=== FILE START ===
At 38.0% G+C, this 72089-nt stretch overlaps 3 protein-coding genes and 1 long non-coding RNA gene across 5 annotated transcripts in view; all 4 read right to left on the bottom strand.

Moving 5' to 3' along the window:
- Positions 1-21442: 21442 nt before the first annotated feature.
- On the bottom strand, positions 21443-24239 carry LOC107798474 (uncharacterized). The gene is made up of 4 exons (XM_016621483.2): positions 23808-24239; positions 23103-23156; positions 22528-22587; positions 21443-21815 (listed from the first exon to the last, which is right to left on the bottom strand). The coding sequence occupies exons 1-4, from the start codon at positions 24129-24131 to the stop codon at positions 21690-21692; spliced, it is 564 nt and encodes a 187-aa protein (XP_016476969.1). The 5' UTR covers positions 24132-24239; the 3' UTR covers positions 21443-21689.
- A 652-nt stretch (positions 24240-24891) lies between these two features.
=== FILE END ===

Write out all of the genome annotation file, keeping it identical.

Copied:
At 38.0% G+C, this 72089-nt stretch overlaps 3 protein-coding genes and 1 long non-coding RNA gene across 5 annotated transcripts in view; all 4 read right to left on the bottom strand.

Moving 5' to 3' along the window:
- Positions 1-21442: 21442 nt before the first annotated feature.
- On the bottom strand, positions 21443-24239 carry LOC107798474 (uncharacterized). The gene is made up of 4 exons (XM_016621483.2): positions 23808-24239; positions 23103-23156; positions 22528-22587; positions 21443-21815 (listed from the first exon to the last, which is right to left on the bottom strand). The coding sequence occupies exons 1-4, from the start codon at positions 24129-24131 to the stop codon at positions 21690-21692; spliced, it is 564 nt and encodes a 187-aa protein (XP_016476969.1). The 5' UTR covers positions 24132-24239; the 3' UTR covers positions 21443-21689.
- A 652-nt stretch (positions 24240-24891) lies between these two features.